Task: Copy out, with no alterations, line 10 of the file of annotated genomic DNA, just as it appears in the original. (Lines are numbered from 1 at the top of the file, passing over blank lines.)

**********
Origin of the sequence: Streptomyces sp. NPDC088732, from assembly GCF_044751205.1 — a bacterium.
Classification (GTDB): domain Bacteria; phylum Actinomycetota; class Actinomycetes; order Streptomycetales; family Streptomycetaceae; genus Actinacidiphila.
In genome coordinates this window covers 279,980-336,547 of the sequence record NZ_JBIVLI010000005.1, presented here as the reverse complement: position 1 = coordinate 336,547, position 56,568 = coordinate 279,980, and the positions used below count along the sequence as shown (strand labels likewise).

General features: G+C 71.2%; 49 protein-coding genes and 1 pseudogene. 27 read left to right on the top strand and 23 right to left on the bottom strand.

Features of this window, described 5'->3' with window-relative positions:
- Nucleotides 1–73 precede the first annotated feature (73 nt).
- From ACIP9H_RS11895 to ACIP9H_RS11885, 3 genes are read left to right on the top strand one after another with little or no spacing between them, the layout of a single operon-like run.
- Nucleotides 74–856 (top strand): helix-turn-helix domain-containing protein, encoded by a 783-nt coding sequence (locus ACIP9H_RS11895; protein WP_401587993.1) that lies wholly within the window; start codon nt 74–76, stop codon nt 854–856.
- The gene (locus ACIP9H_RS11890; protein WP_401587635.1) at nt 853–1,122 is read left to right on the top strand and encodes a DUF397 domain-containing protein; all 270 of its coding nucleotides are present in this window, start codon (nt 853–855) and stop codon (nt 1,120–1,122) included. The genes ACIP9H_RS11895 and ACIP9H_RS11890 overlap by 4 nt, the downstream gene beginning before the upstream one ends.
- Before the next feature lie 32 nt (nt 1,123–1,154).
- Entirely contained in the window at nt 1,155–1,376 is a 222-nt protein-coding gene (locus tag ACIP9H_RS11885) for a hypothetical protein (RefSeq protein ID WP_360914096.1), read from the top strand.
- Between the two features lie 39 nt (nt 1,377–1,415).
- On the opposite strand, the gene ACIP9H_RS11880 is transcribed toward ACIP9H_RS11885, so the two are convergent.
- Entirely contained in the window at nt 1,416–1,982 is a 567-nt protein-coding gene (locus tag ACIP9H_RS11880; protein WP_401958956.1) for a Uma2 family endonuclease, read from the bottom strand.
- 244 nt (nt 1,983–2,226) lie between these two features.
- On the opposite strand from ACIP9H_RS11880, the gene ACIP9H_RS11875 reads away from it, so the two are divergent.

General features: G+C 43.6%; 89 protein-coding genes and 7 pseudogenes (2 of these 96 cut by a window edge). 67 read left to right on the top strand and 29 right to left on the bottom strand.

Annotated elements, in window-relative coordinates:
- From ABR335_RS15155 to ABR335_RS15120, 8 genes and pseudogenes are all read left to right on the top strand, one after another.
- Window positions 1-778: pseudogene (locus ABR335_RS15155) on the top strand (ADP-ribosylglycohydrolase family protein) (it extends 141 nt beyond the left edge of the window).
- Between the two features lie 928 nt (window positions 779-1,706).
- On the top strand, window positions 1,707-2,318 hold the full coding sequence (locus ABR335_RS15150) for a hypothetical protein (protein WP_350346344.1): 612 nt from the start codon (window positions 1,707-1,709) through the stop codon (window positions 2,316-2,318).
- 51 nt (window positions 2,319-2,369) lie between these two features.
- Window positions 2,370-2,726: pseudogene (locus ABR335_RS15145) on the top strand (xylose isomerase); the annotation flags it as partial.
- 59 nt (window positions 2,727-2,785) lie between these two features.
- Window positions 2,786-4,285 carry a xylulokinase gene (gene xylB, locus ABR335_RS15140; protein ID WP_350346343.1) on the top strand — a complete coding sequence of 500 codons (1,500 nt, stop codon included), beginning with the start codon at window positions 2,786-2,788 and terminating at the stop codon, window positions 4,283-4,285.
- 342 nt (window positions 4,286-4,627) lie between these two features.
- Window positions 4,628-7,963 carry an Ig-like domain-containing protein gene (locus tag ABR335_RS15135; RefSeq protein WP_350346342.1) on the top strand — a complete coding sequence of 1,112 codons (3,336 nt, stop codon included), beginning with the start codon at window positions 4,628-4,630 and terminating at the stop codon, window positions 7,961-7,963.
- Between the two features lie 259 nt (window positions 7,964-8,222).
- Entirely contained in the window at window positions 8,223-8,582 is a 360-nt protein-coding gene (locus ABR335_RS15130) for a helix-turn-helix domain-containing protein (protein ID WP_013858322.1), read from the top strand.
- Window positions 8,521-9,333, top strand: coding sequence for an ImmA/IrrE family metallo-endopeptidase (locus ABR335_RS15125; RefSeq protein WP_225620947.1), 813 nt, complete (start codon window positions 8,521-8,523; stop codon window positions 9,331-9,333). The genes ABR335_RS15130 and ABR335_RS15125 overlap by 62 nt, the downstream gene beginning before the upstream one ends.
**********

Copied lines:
- Before the next feature lie 32 nt (nt 1,123–1,154).